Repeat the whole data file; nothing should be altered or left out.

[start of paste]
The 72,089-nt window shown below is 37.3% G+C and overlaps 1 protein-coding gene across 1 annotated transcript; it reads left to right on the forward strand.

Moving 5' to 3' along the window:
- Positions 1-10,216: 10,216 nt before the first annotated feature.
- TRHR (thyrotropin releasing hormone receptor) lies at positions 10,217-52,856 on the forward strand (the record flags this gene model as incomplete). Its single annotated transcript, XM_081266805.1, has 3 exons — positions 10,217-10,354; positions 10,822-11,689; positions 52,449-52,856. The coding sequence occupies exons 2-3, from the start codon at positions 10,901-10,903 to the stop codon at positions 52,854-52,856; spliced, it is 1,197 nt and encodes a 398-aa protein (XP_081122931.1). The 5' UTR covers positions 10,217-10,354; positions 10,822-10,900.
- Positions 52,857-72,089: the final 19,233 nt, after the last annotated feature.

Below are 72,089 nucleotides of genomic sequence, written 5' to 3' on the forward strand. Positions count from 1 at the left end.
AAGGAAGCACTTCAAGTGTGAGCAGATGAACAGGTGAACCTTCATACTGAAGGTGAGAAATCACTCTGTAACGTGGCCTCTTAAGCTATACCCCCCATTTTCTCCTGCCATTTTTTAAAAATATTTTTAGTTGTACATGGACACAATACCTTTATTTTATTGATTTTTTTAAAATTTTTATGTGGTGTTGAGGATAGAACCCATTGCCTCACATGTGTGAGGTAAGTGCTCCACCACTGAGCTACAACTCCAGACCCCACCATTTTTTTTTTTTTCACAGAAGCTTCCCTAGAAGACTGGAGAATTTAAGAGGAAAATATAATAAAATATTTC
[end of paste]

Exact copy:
The 72,089-nt window shown below is 37.3% G+C and overlaps 1 protein-coding gene across 1 annotated transcript; it reads left to right on the forward strand.

Moving 5' to 3' along the window:
- Positions 1-10,216: 10,216 nt before the first annotated feature.
- TRHR (thyrotropin releasing hormone receptor) lies at positions 10,217-52,856 on the forward strand (the record flags this gene model as incomplete). Its single annotated transcript, XM_081266805.1, has 3 exons — positions 10,217-10,354; positions 10,822-11,689; positions 52,449-52,856. The coding sequence occupies exons 2-3, from the start codon at positions 10,901-10,903 to the stop codon at positions 52,854-52,856; spliced, it is 1,197 nt and encodes a 398-aa protein (XP_081122931.1). The 5' UTR covers positions 10,217-10,354; positions 10,822-10,900.
- Positions 52,857-72,089: the final 19,233 nt, after the last annotated feature.

Below are 72,089 nucleotides of genomic sequence, written 5' to 3' on the forward strand. Positions count from 1 at the left end.
AAGGAAGCACTTCAAGTGTGAGCAGATGAACAGGTGAACCTTCATACTGAAGGTGAGAAATCACTCTGTAACGTGGCCTCTTAAGCTATACCCCCCATTTTCTCCTGCCATTTTTTAAAAATATTTTTAGTTGTACATGGACACAATACCTTTATTTTATTGATTTTTTTAAAATTTTTATGTGGTGTTGAGGATAGAACCCATTGCCTCACATGTGTGAGGTAAGTGCTCCACCACTGAGCTACAACTCCAGACCCCACCATTTTTTTTTTTTTCACAGAAGCTTCCCTAGAAGACTGGAGAATTTAAGAGGAAAATATAATAAAATATTTC